The first session, which is always a concern, went well – yes, they liked me. So from then on it was Abortion, Assisted Reproductive Technologies, Stem-Cell Technologies on the Friday with Euthanasia and What Must We Do? sessions on the Saturday morning. Each lecture lasted 90 minutes with a little time for Q & A. It was something of a marathon for me – the whole Conference included just about all I know bioethically – but it was a considerable strain on Dinu, since he had first to listen hard to me and then translate into Romanian, but he did a wonderful, flowing job. We proved to be a great double act.
The lectures were well received – many told me they had never before heard anything on bioethics so biblically-based and coherent. The literature we had brought just went! As in all such gatherings some of the best bits are the private conversations – the problems of infertility and old age and the joys of childbirth and general health know no geographical boundaries. And good contacts were made with a hospice team, who are currently working in a state palliative care facility, but who are opening an Emanuel hospice in 2015 – the building has already been started.
And the potential for starting a LIFE Romania organisation, one of my priorities, came a step nearer with contact with Dr Tiberiu (Tibi) Pop, an obstetrics and gynaecology consultant, who was converted several years ago, and then refused to perform abortions. He has since persuaded four of his colleagues to follow suit, though they are not without trouble and contempt for their bold stance. Romania’s official abortion figure was 116,060 last year, but this is a gross underestimate – the real figure is reckoned to be nearer 350,000, which is about five times the rate of England and Wales. The Romanian population of about 22 million is in serious decline – they are aborting themselves into oblivion. In 2010, there were 259,723 deaths in Romania and only 212,199 births. Such a demographic pattern is dangerously unsustainable.
Saturday afternoon we were free, and with the temperature at 24°C, we were relaxed. Dinu took us on a guided tour of Oradea, sometimes known as ‘Paris on the River Pece’, a city with a population of about 185,000 and a convoluted history involving the Ottoman Empire, Transylvania, the Turks, Germans, Hungarians, Croatians and the Habsburgs. It once has a substantial number of Jewish inhabitants, at least until Hitler wreaked his vengeance on them, and there are still a couple of active synagogues there. Today the city is undergoing major renovations and a rebuilding plan with some careful restoration of its gorgeous Art Nouveau buildings. The highly thought of University of Oradea has some 35,000 students with a famous medical school.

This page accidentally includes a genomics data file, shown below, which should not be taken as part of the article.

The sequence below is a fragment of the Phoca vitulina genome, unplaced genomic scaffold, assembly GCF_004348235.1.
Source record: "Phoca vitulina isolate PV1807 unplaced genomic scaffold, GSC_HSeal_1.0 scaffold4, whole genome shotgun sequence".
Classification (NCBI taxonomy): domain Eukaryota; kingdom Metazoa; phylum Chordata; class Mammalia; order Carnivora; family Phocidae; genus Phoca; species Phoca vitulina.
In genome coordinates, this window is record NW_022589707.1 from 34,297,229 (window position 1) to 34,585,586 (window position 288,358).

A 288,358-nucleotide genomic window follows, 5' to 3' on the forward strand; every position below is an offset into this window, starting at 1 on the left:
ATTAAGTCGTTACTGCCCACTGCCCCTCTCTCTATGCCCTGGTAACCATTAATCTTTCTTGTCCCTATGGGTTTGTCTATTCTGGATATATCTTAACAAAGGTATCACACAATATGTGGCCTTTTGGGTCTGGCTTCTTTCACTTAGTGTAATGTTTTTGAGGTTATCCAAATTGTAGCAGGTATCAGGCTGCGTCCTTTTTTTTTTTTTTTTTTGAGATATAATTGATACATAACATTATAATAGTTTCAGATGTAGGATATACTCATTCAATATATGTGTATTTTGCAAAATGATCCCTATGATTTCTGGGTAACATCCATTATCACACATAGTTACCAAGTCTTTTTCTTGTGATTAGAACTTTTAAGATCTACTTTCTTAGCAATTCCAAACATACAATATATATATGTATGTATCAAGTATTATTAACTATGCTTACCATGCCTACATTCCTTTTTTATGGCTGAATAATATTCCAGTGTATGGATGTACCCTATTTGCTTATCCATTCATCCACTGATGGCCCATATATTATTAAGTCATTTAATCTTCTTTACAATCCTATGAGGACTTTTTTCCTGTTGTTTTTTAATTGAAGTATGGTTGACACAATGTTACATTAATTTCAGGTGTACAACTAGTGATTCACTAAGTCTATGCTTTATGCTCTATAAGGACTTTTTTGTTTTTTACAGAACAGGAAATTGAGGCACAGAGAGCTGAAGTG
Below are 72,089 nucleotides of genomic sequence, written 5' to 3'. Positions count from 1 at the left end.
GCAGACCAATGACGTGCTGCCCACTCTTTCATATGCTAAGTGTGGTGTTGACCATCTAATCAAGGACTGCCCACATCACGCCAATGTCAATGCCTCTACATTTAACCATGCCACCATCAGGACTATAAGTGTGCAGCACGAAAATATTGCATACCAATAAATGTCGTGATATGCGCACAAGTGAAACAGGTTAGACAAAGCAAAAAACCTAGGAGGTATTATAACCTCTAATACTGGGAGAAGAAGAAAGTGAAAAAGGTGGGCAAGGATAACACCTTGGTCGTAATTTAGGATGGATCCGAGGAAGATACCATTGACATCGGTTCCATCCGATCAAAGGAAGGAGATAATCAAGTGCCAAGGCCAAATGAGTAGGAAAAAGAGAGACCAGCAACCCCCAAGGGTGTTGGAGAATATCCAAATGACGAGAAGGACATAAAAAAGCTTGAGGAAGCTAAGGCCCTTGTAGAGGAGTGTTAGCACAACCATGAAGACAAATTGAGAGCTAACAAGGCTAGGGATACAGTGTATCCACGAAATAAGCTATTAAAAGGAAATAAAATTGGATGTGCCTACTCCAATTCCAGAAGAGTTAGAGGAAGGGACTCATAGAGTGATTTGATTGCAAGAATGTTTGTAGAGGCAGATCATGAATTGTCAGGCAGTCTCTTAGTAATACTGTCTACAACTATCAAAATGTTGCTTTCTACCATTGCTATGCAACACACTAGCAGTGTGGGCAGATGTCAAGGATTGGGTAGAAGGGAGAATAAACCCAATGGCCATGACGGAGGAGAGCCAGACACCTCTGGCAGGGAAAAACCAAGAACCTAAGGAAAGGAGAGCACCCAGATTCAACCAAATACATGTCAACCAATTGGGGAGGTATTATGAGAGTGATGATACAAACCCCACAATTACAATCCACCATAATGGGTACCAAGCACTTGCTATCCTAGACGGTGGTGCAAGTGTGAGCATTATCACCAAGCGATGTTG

Preaching at Emanuel Church
Sunday morning and I was set to preach at Emanuel Church on How to Die Well, one of my favourites, which is always a fitting topic after such a Conference. The church was almost full with about 1,800 attending – yes, the largest congregation I have ever addressed. The total membership is 4,300, but they have planted four other churches around Oradea with several hundred members in each. While the service was in progress there were Sunday school classes for the 400 or so children. During the week most of them go to the 800-strong Emanuel School, the best in Oradea and with a lengthy waiting list – just as it should I told the headmaster.
The service was long – 2 hours plus. I sat on the platform with three elders while we all sang several hymns to a somewhat honky-tonk piano accompaniment, listened to a couple of pieces from the 40-member choir, heard two little children recite a Psalm each, then a soloist sang and the 30-piece brass band (not my style!) played some hymns, though I welled up when they played Spirit of the Living God. It was quite extraordinary – but a church that size can rustle up almost any combination of talented musicians.
Then Dinu and I climbed up the steps to the pulpit, a massive wooden structure with a huge lectern, just right for me to stretch out. The congregation was very attentive with that comforting rustle of a thousand Bible pages as they found the text and smiles and nods in the right places and ‘Amin’s (Amens) at the end. Then handshakes and lots of ‘Pace’, pronounced patcha and meaning ‘peace’, which is how they greet one another.